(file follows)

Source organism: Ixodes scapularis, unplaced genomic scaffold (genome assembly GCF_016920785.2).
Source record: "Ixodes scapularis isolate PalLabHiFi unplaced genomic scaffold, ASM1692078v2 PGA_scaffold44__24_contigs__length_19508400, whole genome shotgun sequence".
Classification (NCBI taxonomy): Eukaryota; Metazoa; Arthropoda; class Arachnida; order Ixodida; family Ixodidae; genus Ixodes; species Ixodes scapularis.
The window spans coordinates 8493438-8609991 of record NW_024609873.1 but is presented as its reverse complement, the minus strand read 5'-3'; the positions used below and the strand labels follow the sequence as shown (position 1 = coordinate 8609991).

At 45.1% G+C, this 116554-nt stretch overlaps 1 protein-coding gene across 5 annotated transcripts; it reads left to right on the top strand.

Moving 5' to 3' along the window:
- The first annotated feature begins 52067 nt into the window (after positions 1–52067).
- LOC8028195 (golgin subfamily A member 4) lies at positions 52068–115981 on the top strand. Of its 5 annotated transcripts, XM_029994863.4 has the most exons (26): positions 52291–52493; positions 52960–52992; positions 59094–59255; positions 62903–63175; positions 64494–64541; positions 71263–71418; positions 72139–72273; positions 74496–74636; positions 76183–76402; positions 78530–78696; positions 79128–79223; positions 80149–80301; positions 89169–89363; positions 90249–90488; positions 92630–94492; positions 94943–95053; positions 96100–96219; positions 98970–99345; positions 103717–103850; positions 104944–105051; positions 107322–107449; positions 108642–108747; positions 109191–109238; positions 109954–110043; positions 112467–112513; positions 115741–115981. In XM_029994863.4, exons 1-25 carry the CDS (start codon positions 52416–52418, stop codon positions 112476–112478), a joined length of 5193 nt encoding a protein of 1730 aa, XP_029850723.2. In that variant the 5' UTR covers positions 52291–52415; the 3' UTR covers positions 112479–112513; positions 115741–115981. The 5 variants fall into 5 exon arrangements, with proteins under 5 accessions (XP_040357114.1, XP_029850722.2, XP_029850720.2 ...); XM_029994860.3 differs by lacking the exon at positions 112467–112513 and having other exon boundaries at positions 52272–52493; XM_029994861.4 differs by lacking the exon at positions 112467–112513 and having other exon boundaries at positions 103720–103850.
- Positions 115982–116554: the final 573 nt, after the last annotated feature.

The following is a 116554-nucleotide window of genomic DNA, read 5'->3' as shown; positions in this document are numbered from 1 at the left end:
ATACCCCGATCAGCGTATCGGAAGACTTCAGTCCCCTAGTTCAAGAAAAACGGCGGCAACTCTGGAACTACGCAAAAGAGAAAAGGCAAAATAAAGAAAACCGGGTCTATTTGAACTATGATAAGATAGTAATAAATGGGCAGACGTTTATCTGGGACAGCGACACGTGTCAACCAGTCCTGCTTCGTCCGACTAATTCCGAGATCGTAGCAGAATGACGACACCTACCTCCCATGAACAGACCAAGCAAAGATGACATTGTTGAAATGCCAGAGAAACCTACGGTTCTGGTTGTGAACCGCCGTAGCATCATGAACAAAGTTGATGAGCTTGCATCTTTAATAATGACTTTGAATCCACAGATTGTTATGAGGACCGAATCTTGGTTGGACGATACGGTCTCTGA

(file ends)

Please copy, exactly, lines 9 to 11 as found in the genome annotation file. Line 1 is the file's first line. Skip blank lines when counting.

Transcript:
- Positions 115982–116554: the final 573 nt, after the last annotated feature.

The following is a 116554-nucleotide window of genomic DNA, read 5'->3' as shown; positions in this document are numbered from 1 at the left end:
ATACCCCGATCAGCGTATCGGAAGACTTCAGTCCCCTAGTTCAAGAAAAACGGCGGCAACTCTGGAACTACGCAAAAGAGAAAAGGCAAAATAAAGAAAACCGGGTCTATTTGAACTATGATAAGATAGTAATAAATGGGCAGACGTTTATCTGGGACAGCGACACGTGTCAACCAGTCCTGCTTCGTCCGACTAATTCCGAGATCGTAGCAGAATGACGACACCTACCTCCCATGAACAGACCAAGCAAAGATGACATTGTTGAAATGCCAGAGAAACCTACGGTTCTGGTTGTGAACCGCCGTAGCATCATGAACAAAGTTGATGAGCTTGCATCTTTAATAATGACTTTGAATCCACAGATTGTTATGAGGACCGAATCTTGGTTGGACGATACGGTCTCTGA